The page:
Lower bay region fishermen are reporting some rather hit or miss Striped Bass action at traditional spots such as the Gas Docks at Cove Point, Buoy 72 and Cedar Point. Live liners report good action one day and nothing the next. It would appear the fish are moving around a lot and this is most likely due to good water conditions and schools of bait moving through the region. Fishermen are finding breaking fish composed of Striped Bass, Bluefish and a few Spanish Mackerel throughout the region. Casting to surface fish or jigging underneath continues to provide good fishing opportunities wherever the situation arises. Trolling small spoons behind planers and inline weights has been very effective along channel edges and those fishermen placing larger spoons in their trolling spread are catching and releasing some large Red Drum. Chumming has been good in locations such as the mouth of the Potomac, the Middle Grounds and Buoy 72 and 72A for Bluefish.
Shoreline and boat fishermen are enjoying good fishing for a mix of Spot, Croaker and White Perch in the lower sections of the regions tidal rivers and the Tangier/Pocomoke Sound complex. Shoreline fishermen also report good fishing for a mix of Bluefish and Red Drum on cut baits. Light tackle fishermen are enjoying good fishing for a mix of Red Drum and Speckled Trout along the shorelines of the eastern shore marshes.
Recreational crabbers are reporting fair catches of crabs this week in the lower sections of the bays tidal rivers and creeks as crabs begin to exit for the bay. Most crabbers are reporting a half bushel of crabs or more per outing and the quality of the crabs is very good. Female and small crabs are chewing up baits which is hopefully a good sign for next year's prospects.
Freshwater fishermen in the western region of the state are reporting that cooler water temperatures seem to have spurred the larger Smallmouth Bass to become more active. Most fishermen are reporting good success with swim shads, tubes and crankbaits cast near underwater ledges and large submerged rocks. Ralph Pratt sent in this picture of a beautiful Smallmouth Bass he caught and released on the upper Potomac recently.
Photo Courtesy of Ralph Pratt
Fisheries survey crews report that the Savage River trout survey showed 1,434 adult trout per mile in the fly only section of the river and 766 young of the year trout per mile. The dominant trout were brown trout. The Artificial lure/fly section of the river revealed 1,302 adult trout per mile with 326 young of the year trout per mile.
Largemouth Bass fishermen are finding good to excellent fishing opportunities in most areas of the state this week. Topwater lures such as frogs, buzzbaits are good choices over thick grass and poppers, spinnerbaits and soft plastics in and around sparser grass. Deeper sunken wood and similar structure is also a good place to fish jigs, crankbaits and plastics this time of the year. Bluegill Sunfish, Crappie and Channel Catfish also offer good fishing this week in ponds, lakes and rivers throughout the state.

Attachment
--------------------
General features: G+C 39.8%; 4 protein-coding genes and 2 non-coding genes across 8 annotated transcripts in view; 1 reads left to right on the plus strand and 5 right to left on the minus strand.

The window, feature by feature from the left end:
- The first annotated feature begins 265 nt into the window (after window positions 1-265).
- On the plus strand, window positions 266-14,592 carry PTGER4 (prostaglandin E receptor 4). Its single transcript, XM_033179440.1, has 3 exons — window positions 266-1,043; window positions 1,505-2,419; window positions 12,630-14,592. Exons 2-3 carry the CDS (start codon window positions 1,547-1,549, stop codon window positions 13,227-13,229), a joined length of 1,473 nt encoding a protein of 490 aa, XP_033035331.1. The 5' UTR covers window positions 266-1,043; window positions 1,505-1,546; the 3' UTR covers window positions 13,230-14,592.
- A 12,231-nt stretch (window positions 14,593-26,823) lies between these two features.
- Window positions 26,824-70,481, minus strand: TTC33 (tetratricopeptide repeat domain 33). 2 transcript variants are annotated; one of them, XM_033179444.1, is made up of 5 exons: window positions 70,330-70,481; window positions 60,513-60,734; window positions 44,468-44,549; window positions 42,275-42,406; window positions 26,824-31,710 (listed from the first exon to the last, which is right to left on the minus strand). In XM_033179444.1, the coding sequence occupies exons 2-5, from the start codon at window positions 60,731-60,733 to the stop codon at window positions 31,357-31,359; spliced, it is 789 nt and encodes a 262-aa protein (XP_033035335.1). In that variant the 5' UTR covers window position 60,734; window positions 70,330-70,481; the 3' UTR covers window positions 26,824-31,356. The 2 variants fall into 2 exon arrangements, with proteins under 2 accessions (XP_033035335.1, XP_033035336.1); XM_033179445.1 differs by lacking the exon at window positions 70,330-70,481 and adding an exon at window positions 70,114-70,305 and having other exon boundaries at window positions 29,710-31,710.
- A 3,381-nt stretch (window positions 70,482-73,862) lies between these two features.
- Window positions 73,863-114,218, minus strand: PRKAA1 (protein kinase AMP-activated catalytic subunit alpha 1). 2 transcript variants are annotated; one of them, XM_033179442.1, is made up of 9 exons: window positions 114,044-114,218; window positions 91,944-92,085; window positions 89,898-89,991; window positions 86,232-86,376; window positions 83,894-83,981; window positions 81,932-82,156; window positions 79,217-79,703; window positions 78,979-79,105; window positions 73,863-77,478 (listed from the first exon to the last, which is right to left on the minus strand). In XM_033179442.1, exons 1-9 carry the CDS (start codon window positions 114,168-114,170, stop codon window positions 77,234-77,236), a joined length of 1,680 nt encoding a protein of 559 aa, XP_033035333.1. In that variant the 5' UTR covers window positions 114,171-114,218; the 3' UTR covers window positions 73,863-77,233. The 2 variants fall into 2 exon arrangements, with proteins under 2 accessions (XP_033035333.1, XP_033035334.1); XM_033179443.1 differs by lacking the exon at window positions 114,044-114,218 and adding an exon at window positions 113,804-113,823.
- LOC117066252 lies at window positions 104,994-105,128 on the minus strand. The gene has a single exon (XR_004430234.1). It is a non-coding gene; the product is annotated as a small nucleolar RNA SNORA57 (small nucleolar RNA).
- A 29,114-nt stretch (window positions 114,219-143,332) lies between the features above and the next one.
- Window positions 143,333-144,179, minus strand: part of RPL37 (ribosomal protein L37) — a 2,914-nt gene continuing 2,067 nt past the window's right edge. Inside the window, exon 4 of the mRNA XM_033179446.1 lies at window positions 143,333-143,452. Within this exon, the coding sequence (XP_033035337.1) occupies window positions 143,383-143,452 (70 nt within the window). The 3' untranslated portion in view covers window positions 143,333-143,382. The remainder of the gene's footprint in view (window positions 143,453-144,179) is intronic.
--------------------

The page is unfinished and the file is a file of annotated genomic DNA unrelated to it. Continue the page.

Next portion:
Coastal fishermen in the Ocean City area are reporting good fishing in the surf for small Bluefish and slot size Red Drum on mullet baits this week. Some large Red Drum are also being caught and released along with inshore sharks. Smaller baits are catching a mix of Kingfish, large Spot and a few flounder. Inside and around the Ocean City Inlet fishermen are catching a mix of large Spot, Croaker and flounder during the day. During early morning, evening and night time hour's fishermen are catching small Bluefish by casting Got-Cha lures. Fishermen are also drifting live finger mullet and small spot and catching a mix of Striped Bass, slot size Red Drum and a few large flounder. In the back bay areas flounder and a mix of Croaker, Spot and slot size Red Drum are being caught.
Outside the inlet there is excellent fishing for large flounder on the near shore wreck and reef sites. Farther offshore fishermen are finding Yellowfin Tuna at the 30-fathon line out to the canyon areas with White Marlin and Dolphin in the mix. Boats have been doing overnight trips to the canyons and chunking for Yellowfin Tuna with excellent results. The Norfolk Canyon has been a real hot spot for White Marlin releases this week.
"... the fisherman fishes. It is at once an act of humility and a small rebellion. And it is something more. To him his fishing is an island in a world of dream and shadow." - Robert Traver, 1960